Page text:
Being here, getting up to let the chickens out of their hutch in the early morning, unearthing beautiful ripe beetroots and fresh garlic, picking purple kale and fresh lettuce for dinner has made me realize that, since I left the village in Germany in the early 1990’s to move to the States, I have lived exclusively in cities. That makes sense of course, given the work I’ve done and the globally mobile life I love. But I have been thinking about how nice it would be to grow my own food and have some animals and be closer to nature. I love the city. Every city I’ve lived in. I love the life of it, the access to different cultures and foods and people.
But it is 2020. February was the last month of normalcy and since then, for the last seven months (and counting) the city has essentially been shut down. While there is a slow and careful resurgence of life in the city, it brings with it new anxiety, the worry about being too close, waiting in line to get into the grocery store, being careful to keep your distance while inside. And while some restaurants and pubs are open (new temporary localized closings notwithstanding) pubs are terrifying with the sheer number of people and restaurants aren’t the same with their plastic barriers and everyone separated from each other and temperature checks when you enter into any establishment. . .
So country life is appealing again.
More than anything I have been thinking about growing up in the country on a little farm, not fully self sufficient but more so than life in the city is and I have become nostalgic.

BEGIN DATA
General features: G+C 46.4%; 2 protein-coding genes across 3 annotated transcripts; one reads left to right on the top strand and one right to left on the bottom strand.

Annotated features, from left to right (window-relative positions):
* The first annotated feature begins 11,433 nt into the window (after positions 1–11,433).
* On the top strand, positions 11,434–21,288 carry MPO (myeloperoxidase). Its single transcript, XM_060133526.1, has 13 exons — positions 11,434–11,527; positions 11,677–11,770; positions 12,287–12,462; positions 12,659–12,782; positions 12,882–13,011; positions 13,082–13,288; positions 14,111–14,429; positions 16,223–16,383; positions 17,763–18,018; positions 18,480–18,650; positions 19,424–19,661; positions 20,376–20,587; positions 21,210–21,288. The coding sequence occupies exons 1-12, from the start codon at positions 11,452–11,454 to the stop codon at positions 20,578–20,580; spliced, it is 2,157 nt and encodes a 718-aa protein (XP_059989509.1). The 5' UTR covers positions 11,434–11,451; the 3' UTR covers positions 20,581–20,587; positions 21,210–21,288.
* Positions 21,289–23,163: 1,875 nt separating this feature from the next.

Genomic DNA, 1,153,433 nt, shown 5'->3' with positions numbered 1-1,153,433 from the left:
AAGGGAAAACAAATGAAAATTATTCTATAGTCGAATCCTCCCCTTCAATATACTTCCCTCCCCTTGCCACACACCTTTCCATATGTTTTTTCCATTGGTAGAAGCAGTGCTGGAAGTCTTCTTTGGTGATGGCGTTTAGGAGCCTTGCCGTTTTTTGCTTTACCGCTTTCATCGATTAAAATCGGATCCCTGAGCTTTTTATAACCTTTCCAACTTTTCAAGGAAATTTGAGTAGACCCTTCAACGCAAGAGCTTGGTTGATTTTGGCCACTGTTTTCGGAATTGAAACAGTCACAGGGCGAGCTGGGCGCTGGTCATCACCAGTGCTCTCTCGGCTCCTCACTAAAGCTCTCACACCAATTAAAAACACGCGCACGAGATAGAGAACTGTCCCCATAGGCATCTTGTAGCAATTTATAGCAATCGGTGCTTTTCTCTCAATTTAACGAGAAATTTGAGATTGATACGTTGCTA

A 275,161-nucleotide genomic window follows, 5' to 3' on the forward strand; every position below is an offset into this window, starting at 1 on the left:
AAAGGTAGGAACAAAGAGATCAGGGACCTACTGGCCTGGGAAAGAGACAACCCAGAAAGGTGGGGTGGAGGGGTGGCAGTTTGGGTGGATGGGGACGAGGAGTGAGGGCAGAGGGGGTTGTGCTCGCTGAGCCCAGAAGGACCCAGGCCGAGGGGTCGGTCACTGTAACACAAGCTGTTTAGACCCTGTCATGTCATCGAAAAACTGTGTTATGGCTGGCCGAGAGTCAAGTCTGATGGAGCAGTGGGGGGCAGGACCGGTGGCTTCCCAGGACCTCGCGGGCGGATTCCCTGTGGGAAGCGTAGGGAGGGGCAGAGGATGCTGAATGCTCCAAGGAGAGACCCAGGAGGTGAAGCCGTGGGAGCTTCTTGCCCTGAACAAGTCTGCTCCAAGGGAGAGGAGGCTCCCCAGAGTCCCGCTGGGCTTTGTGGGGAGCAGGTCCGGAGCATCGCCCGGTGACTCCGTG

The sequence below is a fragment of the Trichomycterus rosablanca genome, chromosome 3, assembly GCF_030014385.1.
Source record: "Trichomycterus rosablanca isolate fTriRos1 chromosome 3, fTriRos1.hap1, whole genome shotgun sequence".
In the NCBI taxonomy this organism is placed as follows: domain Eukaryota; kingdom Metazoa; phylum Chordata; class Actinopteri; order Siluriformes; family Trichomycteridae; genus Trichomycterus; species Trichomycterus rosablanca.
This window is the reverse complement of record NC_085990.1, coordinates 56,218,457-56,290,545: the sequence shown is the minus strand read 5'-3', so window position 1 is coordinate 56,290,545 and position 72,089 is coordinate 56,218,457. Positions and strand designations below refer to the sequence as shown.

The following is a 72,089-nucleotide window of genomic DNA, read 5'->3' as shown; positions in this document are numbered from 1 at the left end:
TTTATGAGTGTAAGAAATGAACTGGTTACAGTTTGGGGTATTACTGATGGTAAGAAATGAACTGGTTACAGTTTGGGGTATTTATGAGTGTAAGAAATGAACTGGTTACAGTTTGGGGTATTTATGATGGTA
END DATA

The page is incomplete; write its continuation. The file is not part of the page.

As a family we grew lots of things: potatoes, corn, all manner of squash, tomatoes, horseradish, beetroot. I don’t remember the moment I tasted my first pickled beetroot but I do know I was immediately smitten. You see, every year my sister and I were each given our own little section of the garden to grow whatever we wanted to. And after that first experience of pickled beetroot that’s all I ever wanted to grow. I remember learning to boil the beets and then peeling them so easily, just slipping them out of their peel, placing them in a giant pickling jar, being impatient and excited to finally get to eat them. It’s one of my most vivid memories of being in the kitchen with my mother. It was that kitchen, that house, our little farm where I learned how to cook, to appreciate fresh ingredients, to have a deep understanding of what it takes to grow food, tend animals, make things, be unafraid of hard work and of learning new things.